- Dependability — Job requires being reliable, responsible, and dependable, and fulfilling obligations.
- Integrity — Job requires being honest and ethical.
- Self Control — Job requires maintaining composure, keeping emotions in check, controlling anger, and avoiding aggressive behavior, even in very difficult situations.
- Cooperation — Job requires being pleasant with others on the job and displaying a good-natured, cooperative attitude.
- Independence — Job requires developing one's own ways of doing things, guiding oneself with little or no supervision, and depending on oneself to get things done.
- Concern for Others — Job requires being sensitive to others' needs and feelings and being understanding and helpful on the job.
- Attention to Detail — Job requires being careful about detail and thorough in completing work tasks.
- Stress Tolerance — Job requires accepting criticism and dealing calmly and effectively with high stress situations.
- Adaptability/Flexibility — Job requires being open to change (positive or negative) and to considerable variety in the workplace.
- Social Orientation — Job requires preferring to work with others rather than alone, and being personally connected with others on the job.
- Initiative — Job requires a willingness to take on responsibilities and challenges.
- Leadership — Job requires a willingness to lead, take charge, and offer opinions and direction.
- Persistence — Job requires persistence in the face of obstacles.
- Analytical Thinking — Job requires analyzing information and using logic to address work-related issues and problems.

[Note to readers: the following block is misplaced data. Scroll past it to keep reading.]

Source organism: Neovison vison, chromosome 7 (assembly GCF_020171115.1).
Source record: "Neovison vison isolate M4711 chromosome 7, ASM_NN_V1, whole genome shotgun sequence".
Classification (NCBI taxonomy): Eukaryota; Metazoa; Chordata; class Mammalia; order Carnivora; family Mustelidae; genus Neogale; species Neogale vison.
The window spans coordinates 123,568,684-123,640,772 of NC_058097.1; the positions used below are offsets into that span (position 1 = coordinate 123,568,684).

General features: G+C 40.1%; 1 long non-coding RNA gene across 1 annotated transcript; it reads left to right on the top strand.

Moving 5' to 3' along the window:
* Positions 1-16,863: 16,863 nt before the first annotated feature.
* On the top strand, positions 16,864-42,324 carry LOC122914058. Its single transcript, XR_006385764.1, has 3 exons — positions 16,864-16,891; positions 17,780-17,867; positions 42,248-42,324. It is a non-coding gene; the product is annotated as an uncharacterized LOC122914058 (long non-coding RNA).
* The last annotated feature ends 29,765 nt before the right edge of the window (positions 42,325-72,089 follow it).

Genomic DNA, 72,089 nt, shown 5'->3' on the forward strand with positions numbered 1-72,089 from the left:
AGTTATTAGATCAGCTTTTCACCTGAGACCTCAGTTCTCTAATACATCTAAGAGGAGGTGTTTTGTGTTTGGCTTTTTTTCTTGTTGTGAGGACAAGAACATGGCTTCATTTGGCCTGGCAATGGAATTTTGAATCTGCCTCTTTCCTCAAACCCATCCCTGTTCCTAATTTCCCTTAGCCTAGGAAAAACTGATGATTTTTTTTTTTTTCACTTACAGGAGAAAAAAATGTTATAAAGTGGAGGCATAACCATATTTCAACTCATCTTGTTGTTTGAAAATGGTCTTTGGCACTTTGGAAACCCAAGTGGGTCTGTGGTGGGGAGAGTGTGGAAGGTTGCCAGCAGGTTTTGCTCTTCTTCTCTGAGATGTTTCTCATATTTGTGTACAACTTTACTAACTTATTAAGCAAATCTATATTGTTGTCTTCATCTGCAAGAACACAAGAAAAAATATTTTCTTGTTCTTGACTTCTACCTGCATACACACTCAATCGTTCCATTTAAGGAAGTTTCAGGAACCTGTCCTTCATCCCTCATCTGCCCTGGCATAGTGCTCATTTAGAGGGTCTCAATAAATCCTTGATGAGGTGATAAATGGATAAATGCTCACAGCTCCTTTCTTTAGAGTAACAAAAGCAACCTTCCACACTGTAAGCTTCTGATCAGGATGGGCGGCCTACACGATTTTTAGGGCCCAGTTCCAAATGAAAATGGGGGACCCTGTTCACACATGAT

- Relationships — Occupations that satisfy this work value allow employees to provide service to others and work with co-workers in a friendly non-competitive environment. Corresponding needs are Co-workers, Moral Values and Social Service.
- Support — Occupations that satisfy this work value offer supportive management that stands behind employees. Corresponding needs are Company Policies, Supervision: Human Relations and Supervision: Technical.
- Independence — Occupations that satisfy this work value allow employees to work on their own and make decisions. Corresponding needs are Creativity, Responsibility and Autonomy.
Wages & Employment Trends
|Median wages (2016)||$12.84 hourly, $26,700 annual|
|Employment (2016)||74,000 employees|
|Projected growth (2016-2026)||Average (5% to 9%)|
|Projected job openings (2016-2026)||14,500|
|Top industries (2016)|
Source: Bureau of Labor Statistics 2016 wage data and 2016-2026 employment projections . "Projected growth" represents the estimated change in total employment over the projections period (2016-2026). "Projected job openings" represent openings due to growth and replacement.
Job Openings on the Web
Sources of Additional Information